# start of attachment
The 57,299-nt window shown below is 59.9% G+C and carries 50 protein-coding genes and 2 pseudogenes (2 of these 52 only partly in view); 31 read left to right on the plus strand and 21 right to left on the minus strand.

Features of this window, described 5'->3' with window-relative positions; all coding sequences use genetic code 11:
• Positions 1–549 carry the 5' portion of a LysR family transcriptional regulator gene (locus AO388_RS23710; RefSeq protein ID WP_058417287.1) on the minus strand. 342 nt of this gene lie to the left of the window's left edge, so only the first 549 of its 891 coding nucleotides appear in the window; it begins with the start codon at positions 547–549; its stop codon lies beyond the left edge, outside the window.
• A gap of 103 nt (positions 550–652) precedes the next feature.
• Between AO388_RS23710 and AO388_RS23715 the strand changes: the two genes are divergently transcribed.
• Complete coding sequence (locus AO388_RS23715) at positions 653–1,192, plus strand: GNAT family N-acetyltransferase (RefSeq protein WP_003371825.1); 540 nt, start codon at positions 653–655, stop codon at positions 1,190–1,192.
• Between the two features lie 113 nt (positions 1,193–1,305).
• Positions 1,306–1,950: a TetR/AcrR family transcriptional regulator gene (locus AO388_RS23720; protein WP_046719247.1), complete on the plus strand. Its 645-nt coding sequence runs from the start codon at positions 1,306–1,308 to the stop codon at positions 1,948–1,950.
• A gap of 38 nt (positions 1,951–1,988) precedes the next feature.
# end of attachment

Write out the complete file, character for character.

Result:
The 57,299-nt window shown below is 59.9% G+C and carries 50 protein-coding genes and 2 pseudogenes (2 of these 52 only partly in view); 31 read left to right on the plus strand and 21 right to left on the minus strand.

Features of this window, described 5'->3' with window-relative positions; all coding sequences use genetic code 11:
• Positions 1–549 carry the 5' portion of a LysR family transcriptional regulator gene (locus AO388_RS23710; RefSeq protein ID WP_058417287.1) on the minus strand. 342 nt of this gene lie to the left of the window's left edge, so only the first 549 of its 891 coding nucleotides appear in the window; it begins with the start codon at positions 547–549; its stop codon lies beyond the left edge, outside the window.
• A gap of 103 nt (positions 550–652) precedes the next feature.
• Between AO388_RS23710 and AO388_RS23715 the strand changes: the two genes are divergently transcribed.
• Complete coding sequence (locus AO388_RS23715) at positions 653–1,192, plus strand: GNAT family N-acetyltransferase (RefSeq protein WP_003371825.1); 540 nt, start codon at positions 653–655, stop codon at positions 1,190–1,192.
• Between the two features lie 113 nt (positions 1,193–1,305).
• Positions 1,306–1,950: a TetR/AcrR family transcriptional regulator gene (locus AO388_RS23720; protein WP_046719247.1), complete on the plus strand. Its 645-nt coding sequence runs from the start codon at positions 1,306–1,308 to the stop codon at positions 1,948–1,950.
• A gap of 38 nt (positions 1,951–1,988) precedes the next feature.